It's never a good sign when a game doesn't know its own name. It happens on occasion -- never with the top-of-the-line titles, but frequently enough with the below-average fare. Last minute decisions to alter branding, artwork or logos. Eleventh hour changes to products about to ship out the door, or miscommunication, or just a simple lack of caring at all. Who knows why it happens. Bratz Kidz
is the latest victim.
Bratz Kidz is the name of the game as displayed on its packaging, its box and instruction manual. It's also the name used by Ubisoft itself, in press releases and the like. But power on the game, and it's Bratz Kidz Slumber Party -- not a major difference, mind you, but any difference at all is just a bellwether that portends the further inconsistencies you're about to experience. If a game can't even agree on its own name, after all, how can it be expected to maintain coherence anywhere else?
And so Bratz Kidz doesn't. This multiplayer-focused mini-game collection ushers in a parade of confusion following its title screen, with its second offense being its intro movie. This bit of CGI footage, drawn directly from a straight-to-DVD Bratz animated feature, shows off six young girls dancing, striking poses and having fun at a sleep-over. It specifically emphasizes Ginger, a new character separate from the core group of Bratz characters.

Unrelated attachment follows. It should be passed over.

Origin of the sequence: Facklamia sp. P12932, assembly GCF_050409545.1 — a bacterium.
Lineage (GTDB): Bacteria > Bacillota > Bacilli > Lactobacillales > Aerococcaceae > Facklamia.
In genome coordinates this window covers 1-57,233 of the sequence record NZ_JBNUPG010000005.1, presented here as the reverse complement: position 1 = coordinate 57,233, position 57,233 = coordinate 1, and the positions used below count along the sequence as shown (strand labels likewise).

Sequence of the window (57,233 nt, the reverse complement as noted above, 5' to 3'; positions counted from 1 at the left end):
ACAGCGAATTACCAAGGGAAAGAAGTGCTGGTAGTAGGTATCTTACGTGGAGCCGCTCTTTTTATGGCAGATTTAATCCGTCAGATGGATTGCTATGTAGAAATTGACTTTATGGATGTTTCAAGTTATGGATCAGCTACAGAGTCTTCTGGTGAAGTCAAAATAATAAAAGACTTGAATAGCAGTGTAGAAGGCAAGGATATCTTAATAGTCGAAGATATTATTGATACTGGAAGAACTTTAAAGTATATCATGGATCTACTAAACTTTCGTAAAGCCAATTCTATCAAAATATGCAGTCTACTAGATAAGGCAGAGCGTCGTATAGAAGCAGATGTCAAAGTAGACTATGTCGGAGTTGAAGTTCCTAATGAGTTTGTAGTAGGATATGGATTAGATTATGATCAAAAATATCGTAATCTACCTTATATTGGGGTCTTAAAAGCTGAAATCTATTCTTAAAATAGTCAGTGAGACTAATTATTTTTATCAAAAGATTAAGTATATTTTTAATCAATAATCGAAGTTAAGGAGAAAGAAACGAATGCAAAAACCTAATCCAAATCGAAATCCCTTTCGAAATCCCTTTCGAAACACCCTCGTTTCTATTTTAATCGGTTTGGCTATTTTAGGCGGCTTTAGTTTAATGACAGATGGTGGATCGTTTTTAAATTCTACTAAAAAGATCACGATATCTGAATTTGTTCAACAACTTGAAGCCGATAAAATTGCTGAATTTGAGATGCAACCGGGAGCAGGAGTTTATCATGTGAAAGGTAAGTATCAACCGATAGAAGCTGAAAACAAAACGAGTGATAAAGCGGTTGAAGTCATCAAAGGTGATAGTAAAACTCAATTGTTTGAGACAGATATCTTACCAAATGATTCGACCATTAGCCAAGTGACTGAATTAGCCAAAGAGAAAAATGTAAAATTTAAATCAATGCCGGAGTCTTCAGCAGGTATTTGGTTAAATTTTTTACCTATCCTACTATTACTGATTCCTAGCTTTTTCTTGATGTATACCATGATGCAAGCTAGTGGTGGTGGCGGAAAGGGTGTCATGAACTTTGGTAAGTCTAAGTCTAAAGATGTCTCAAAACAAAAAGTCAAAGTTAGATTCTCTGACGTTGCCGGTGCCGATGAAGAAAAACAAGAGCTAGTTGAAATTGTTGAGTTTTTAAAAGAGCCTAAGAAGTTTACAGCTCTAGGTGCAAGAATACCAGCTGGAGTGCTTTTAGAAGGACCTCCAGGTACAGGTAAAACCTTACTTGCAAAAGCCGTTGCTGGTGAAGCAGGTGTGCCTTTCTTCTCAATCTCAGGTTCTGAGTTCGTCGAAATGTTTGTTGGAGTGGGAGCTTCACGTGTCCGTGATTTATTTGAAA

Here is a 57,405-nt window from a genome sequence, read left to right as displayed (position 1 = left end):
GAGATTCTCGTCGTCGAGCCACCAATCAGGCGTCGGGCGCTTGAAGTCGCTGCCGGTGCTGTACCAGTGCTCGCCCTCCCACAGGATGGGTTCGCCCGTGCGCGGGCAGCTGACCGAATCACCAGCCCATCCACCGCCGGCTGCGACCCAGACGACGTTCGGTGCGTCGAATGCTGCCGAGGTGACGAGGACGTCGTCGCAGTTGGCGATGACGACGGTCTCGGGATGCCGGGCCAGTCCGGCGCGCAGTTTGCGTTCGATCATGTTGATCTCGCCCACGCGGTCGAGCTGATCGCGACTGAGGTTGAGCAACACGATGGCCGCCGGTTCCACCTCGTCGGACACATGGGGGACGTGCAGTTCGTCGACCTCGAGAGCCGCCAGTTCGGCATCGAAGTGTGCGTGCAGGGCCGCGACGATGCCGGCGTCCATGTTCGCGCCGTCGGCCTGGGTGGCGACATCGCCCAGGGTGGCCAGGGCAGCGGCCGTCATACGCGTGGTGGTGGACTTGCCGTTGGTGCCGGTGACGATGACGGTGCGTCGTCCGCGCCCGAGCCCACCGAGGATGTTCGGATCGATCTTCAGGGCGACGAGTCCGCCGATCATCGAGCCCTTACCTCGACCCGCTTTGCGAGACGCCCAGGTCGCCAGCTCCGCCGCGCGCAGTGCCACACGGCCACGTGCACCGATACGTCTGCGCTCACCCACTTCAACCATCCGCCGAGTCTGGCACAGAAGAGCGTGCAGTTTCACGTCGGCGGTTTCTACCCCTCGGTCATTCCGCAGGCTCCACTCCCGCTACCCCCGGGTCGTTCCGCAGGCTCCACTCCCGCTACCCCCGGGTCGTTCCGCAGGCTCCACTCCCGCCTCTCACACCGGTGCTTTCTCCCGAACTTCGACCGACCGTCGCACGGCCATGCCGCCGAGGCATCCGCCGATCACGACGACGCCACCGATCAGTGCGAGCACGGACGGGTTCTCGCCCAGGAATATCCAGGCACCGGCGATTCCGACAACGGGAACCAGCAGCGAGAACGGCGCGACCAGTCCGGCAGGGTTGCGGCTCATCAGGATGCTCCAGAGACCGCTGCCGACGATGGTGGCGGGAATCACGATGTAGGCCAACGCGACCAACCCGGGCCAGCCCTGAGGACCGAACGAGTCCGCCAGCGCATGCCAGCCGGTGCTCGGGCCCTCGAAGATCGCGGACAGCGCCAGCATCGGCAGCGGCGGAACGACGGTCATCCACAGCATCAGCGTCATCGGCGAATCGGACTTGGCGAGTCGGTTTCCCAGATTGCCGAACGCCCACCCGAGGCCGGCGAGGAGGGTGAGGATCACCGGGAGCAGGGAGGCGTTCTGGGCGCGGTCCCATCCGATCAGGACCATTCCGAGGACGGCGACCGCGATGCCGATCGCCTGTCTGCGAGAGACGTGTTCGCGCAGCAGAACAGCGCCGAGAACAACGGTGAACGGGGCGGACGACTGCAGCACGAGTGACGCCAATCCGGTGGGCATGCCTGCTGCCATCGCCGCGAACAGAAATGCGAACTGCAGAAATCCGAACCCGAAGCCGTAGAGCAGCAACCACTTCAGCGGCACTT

And then Ginger's never seen again. She's not actually in the game at all. You can't play as her, and you'll never see here again after that intro clip.
Instead, it's the same old group of Jade, Cloe, Yasmin and Sasha. They're your four choices, as you're next taken into the "Create a Character" menu. Except that you can't "create" anything -- your four choices are the same four Bratz characters. You can rename them, if you like, but you can't personalize them in any way beyond that. Ridiculous.
By the time you actually arrive at any real gameplay, you're disappointed enough not to be surprised at the lacking quality there, as well -- Bratz Kidz offers up a handful of small, two-minute game designs that are each entertaining for about a quarter of that time. There's a sleeping bag sack race, and make-up application. There's squirting moving targets at a carnival, and posing in front of fun house mirrors. There's dancing. There's pizza.
There's not much fun. Each of these mini-games, 11 in all, is half-baked and boring. The controls are repetitive Wii Remote waggle most of the time, the kind that makes your arms sore after 30 seconds. The design ideas are lacking, with nothing innovative or interesting in any of the 11 games.
And, worst of all, some of the games are so annoying that they're almost unplayable -- take the "Don't Stop the Music" mini-game for instance. In it, you use the Wii Remote to move a cursor back and forth along a horizontal line at the bottom of the screen, pressing A when a star of the same color as your cursor lines up with it. Boring, but not annoying yet. The annoyance comes after every fifth star you collect -- any time you or any of the other three characters completes a set of five catches, the entire game stops. The camera zooms in on the girl, a three-second clip of her associated theme music plays, and then the camera returns to its starting position. Until it happens again, three seconds later. And again, two seconds after that. It's absolutely inane. It's like if you were watching an NBA game, and every five seconds all the players just stopped where they were, smiled at the camera and danced, and then went back to playing basketball. Completely ridiculous.
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